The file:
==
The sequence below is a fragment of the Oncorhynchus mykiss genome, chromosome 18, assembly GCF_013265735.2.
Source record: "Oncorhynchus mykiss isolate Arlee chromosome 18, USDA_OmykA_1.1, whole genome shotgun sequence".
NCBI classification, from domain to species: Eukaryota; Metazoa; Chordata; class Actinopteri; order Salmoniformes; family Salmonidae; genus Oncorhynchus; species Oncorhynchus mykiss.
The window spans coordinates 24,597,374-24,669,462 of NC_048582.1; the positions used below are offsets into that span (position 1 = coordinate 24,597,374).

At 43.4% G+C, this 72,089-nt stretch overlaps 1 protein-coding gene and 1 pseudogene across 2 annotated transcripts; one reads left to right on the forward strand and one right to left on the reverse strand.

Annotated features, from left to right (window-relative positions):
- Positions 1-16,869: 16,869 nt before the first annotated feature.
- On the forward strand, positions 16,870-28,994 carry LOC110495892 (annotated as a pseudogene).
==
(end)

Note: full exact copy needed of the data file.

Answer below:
The sequence below is a fragment of the Oncorhynchus mykiss genome, chromosome 18, assembly GCF_013265735.2.
Source record: "Oncorhynchus mykiss isolate Arlee chromosome 18, USDA_OmykA_1.1, whole genome shotgun sequence".
NCBI classification, from domain to species: Eukaryota; Metazoa; Chordata; class Actinopteri; order Salmoniformes; family Salmonidae; genus Oncorhynchus; species Oncorhynchus mykiss.
The window spans coordinates 24,597,374-24,669,462 of NC_048582.1; the positions used below are offsets into that span (position 1 = coordinate 24,597,374).

At 43.4% G+C, this 72,089-nt stretch overlaps 1 protein-coding gene and 1 pseudogene across 2 annotated transcripts; one reads left to right on the forward strand and one right to left on the reverse strand.

Annotated features, from left to right (window-relative positions):
- Positions 1-16,869: 16,869 nt before the first annotated feature.
- On the forward strand, positions 16,870-28,994 carry LOC110495892 (annotated as a pseudogene).